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Dezincification of Brass Wax Actuator




Water Supply System


Commerical Bronze
SERVICE TIME: 5 months





The wax actuator was part of a residential plumbing fixture. The actuator was exposed to well water at 100°F for about 10 hours per day, 70°F for about 13.5 hours per day and 140°F for about 0.5 hours per day for approximately 5 months.



Visual Examination

The large end of the failed wax actuator was covered with a layer of green deposits. Underneath the green layer was a layer of reddish-brown deposits. These deposits had the appearance typically associated with dezincification of brass, Figure 1.



Figure 1. Wax Actuator submitted for analysis.


SEM/EDS Analysis

A small sample of each of the two different colored deposits was removed, mounted on a carbon stub, and placed onto the goniometer stage of a scanning electron microscope (SEM) equipped with Energy Dispersive x-ray Spectroscopy  (EDS). The EDS spectra of each were obtained. Both types of deposits were primarily copper and oxygen.  

The new actuator was placed into the SEM and EDS spectra was obtained of the metal surface at the large end of the actuator. A quantitative analysis indicated the material to be a copper-zinc alloy commonly known as commercial bronze (91% Cu, 9% Zn).  

Metallographic Analysis

The failed end of the actuator and the corresponding end of a new actuator were mounted in epoxy and polished following the guidelines of ASTM E 3. The structures of the deposits on the failed actuator are consistent with layer-type dezincification of brass, Figures 2 and 3.  When compared to a new actuator the failed actuator had lost from 0.5 to 3 mils of wall thickness due to dezincification. 



Figure 2. Polished cross-section of actuator showing wall loss due to corrosion, as-polished, 25X magnification. Figure 3.  Close-up of de-alloyed surface, as-polished, 750X.

Water Analysis

The water sample was analyzed for pH, dissolved oxygen and carbon dioxide, and by ion chromatography with the following results (Table 1). 


Table 1.

Water Analysis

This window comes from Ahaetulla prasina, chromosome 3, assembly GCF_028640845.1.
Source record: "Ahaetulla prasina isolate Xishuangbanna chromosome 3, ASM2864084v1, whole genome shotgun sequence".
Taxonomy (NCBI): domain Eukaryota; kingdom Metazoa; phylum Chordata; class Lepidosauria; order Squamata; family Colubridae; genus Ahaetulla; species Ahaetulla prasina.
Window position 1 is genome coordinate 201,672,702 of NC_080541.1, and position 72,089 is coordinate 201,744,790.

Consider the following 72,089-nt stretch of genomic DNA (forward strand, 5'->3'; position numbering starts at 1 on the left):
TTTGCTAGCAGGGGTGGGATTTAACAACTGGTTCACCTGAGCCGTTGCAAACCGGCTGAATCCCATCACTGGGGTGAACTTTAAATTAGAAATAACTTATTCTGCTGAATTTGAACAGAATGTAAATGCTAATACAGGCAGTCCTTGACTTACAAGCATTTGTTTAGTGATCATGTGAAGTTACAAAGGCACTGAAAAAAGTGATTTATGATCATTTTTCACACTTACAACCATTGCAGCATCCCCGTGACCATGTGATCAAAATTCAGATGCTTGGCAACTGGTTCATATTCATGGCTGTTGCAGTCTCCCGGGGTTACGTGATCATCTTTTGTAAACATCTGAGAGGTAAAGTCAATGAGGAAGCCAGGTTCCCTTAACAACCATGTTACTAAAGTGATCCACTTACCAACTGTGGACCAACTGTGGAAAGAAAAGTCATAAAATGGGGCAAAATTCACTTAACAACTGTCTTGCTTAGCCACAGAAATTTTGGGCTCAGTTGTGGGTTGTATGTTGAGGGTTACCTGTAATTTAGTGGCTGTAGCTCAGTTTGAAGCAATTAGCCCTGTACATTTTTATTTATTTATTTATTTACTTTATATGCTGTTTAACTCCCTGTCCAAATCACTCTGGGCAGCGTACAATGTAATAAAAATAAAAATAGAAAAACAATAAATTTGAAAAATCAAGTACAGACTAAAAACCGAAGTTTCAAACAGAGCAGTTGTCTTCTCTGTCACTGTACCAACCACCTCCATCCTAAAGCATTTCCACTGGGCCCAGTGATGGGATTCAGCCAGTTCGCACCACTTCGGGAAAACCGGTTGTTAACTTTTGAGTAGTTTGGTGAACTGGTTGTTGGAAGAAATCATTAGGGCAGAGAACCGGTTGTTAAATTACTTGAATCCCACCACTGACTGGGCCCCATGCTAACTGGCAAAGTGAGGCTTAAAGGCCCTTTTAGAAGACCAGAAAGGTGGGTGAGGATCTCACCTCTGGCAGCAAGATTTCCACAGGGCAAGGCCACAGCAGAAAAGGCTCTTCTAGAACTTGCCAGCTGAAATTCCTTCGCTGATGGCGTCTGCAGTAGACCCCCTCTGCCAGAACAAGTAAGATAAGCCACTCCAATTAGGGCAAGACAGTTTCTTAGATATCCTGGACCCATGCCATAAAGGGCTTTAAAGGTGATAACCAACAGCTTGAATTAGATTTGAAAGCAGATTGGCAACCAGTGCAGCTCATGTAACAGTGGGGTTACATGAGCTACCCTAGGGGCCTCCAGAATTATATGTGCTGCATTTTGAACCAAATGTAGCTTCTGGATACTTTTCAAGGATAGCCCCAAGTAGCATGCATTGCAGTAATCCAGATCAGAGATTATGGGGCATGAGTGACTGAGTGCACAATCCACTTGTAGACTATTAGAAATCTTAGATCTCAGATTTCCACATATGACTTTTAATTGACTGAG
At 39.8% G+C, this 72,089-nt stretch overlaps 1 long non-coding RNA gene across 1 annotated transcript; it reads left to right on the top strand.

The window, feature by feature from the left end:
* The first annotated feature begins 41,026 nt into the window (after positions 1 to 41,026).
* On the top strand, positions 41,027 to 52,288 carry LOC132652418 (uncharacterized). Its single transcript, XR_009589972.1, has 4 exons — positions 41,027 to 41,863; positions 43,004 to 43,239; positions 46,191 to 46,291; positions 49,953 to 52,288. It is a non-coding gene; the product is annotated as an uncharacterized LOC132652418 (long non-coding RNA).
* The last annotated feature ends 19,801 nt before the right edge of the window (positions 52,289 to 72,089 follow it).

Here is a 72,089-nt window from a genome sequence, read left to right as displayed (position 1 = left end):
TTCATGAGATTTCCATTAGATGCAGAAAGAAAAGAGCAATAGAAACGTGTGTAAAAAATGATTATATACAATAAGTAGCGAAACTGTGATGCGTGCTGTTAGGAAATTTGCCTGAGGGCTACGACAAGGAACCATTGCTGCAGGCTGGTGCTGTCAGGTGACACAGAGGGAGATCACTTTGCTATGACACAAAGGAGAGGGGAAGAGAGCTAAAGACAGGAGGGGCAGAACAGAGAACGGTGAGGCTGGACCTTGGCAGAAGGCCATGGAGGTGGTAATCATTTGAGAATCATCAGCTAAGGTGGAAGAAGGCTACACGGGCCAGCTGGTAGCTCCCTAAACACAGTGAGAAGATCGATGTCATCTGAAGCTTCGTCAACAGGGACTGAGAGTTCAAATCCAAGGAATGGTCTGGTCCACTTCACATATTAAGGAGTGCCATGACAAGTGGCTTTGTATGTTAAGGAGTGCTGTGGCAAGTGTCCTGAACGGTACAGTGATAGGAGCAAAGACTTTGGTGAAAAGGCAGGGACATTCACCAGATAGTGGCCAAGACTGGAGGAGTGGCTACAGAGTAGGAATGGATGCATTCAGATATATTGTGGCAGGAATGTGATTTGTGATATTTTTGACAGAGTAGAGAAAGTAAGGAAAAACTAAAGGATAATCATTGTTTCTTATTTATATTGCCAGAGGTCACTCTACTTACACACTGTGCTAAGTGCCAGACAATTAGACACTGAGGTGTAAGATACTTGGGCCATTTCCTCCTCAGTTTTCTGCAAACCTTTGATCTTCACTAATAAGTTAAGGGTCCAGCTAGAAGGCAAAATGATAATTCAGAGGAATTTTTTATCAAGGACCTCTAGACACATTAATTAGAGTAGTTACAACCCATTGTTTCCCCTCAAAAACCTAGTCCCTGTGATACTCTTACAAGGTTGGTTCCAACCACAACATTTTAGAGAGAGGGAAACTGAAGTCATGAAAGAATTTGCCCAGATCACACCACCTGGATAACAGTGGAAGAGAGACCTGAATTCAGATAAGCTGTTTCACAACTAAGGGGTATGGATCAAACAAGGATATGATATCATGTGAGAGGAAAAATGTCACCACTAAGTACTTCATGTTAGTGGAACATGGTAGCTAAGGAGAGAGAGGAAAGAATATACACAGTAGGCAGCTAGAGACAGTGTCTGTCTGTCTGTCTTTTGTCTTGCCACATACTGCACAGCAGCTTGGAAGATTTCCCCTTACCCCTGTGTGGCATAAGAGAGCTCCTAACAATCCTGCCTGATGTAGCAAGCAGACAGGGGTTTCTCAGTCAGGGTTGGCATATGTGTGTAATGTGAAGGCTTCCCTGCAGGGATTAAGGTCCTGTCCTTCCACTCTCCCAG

27.0 mg/L


8.6 mg/L




3.88 ppm


6.98 ppm


2.41 ppm


0.56 ppm



The analysis indicates that the wax actuator failed due to corrosion. The mode of corrosion is referred to as de-alloying.  In the case of copper-zinc alloys, it is dezincification. As the alloy is attacked the zinc goes into solution and the copper is redeposited onto the metal as a spongy, porous deposit. This deposit of pure copper usually oxidizes to copper oxide (reddish brown deposits) and/or may further react with the corrodent to form a layer of copper corrosion products on top (green deposits). In this case, the green deposits are characteristic of copper carbonate.  

Dezincification of brasses is generally limited to alloys that contain less than 85 wt% of copper. Commercial bronze (91 wt% Cu) is considered resistant but not immune to this type of corrosion.  

“Dezincification is the usual form of corrosion for uninhibited brasses in prolonged contact with waters high in oxygen and carbon dioxide” (ASM Metals Handbook Volume 13, Corrosion, pg. 614). Water that has been exposed to the atmosphere, as most city waters are, generally contains less than 1 mg/L of carbon dioxide. However, well water may contain substantially higher amounts of carbon dioxide, which is picked up when rainwater percolates through carbon dioxide rich areas in the soil.  

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